Paul Vixie vs. The Hill

Paul Vixie objected to a response on thehill.com (my response is on page 2 of the comments) to his (and other key Internet engineers’) objections to SOPA/PIPA on technical grounds, response by Paul is here. I agree wholeheartedly with Paul on the technical issues – not sure I would publicly try to disagree with Paul on the guts of DNS – but there is a more fundamental issue at stake, specifically the limits of government intrusion vs. freedom, and the limits of liability/culpability for unintended involvement in liable/criminal acts.

Here is my response as posted there:

@richard, @paul,

I think we miss an important point here. Richard, Paul knows far more about DNS and DNSSEC than almost anyone else on the planet, including you and me. He is correct – and I would trust him even if I didn’t understand him – that end-to-end security of DNSSEC is similar to that of https; if anyone in the middle changes an element or response, then the whole thing is invalid.

However, you both miss a key point. The issues with SOPA are not technical in nature, although, as @paul says, there are technical issues. If it were possible to do DNSSEC and the restrictions of SOPA/PIPA, the backlash would still exist.

The Internet-using population as a whole objects not to the mucking with the guts of the Internet as the attempt to create censorship. No one (at least no one mature) objects to anti-crime. There are already laws on the books that make it a crime to copy and distribute copyrighted material. If someone takes a copy of the last Harry Potter film, copies it and redistributes it without approval from the copyright holders (Warner Bros), then they can be charged with criminal activity under Section 5 http://www.copyright.gov/title17/92chap5.html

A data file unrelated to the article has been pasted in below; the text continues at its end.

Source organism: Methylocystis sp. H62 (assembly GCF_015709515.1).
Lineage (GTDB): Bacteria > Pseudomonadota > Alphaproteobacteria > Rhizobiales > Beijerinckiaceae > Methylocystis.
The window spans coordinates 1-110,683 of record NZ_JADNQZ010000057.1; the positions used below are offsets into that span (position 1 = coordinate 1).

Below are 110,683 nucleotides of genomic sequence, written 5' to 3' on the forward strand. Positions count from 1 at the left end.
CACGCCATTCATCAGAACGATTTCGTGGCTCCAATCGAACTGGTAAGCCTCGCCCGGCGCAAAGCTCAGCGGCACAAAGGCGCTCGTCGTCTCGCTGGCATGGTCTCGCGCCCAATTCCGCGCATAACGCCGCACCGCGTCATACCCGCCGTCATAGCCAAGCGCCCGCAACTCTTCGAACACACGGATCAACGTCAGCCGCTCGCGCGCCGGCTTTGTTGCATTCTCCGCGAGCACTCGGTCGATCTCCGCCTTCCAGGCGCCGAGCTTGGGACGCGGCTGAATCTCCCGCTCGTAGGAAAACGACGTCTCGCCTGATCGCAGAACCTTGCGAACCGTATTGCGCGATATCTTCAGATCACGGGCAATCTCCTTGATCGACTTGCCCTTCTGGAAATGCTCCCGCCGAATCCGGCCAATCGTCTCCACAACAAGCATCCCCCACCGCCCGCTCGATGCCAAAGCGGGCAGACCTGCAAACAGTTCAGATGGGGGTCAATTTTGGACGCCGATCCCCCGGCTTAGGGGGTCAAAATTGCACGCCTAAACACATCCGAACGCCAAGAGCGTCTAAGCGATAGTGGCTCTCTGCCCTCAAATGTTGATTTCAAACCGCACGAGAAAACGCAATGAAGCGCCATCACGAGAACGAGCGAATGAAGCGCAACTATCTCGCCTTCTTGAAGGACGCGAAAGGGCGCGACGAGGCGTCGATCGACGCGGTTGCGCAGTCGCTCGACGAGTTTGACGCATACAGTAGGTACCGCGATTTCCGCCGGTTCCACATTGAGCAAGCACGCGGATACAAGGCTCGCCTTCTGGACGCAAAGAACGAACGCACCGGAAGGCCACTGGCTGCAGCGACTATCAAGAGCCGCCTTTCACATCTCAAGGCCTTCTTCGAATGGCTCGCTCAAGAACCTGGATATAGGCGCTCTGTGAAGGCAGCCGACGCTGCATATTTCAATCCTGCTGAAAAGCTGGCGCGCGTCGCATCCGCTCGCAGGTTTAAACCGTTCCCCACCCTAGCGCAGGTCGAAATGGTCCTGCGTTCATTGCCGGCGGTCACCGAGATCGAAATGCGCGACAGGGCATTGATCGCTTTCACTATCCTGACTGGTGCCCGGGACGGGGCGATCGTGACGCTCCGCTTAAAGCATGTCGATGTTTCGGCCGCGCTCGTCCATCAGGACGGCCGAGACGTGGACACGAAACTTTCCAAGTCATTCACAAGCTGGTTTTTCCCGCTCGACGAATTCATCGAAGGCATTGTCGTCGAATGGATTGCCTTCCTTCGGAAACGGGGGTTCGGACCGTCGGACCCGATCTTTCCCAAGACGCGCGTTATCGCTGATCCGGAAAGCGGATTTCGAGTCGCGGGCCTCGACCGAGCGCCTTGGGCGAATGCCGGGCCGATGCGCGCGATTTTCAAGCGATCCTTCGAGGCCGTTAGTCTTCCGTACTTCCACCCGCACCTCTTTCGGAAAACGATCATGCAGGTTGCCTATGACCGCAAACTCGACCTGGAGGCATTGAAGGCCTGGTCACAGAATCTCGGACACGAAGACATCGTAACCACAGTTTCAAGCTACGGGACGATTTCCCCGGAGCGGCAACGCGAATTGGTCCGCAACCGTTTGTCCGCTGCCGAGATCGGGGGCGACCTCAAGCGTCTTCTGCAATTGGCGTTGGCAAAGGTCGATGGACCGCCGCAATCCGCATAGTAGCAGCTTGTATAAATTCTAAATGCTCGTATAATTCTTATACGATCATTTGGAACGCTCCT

However, SOPA/PIPA does not even attempt to criminalize copyright infringement; that is already done. It attempts to criminalize any intermediary, knowing or otherwise, and give government and sometimes private individuals the power to shut down entirely those intermediaries.

If someone carries 500 copies of Harry Potter on his person, flies American Airlines into LAX, and is caught by Customs, he is held liable (as well as suppliers), not American Airlines nor LAX, and Expedia is not held liable for selling a ticket on AA, or Google from providing search results to Expedia. Yet SOPA/PIPA ask that the moment that happens, American Airlines can be shut down, as can LAX, Expedia and Google.

The only time AA or LAX should pay is if Warner Bros warns them in a timely fashion, and they don’t take reasonable action. We have a law like that for Internet copyright, it is called DMCA.

The issue is not the technical, it is the fundamental.

 

 

 

About Avi Deitcher

Avi Deitcher is a technology business consultant who lives to dramatically improve fast-moving and fast-growing companies. He writes regularly on this blog, and can be reached via Facebook, Twitter and avi@atomicinc.com.
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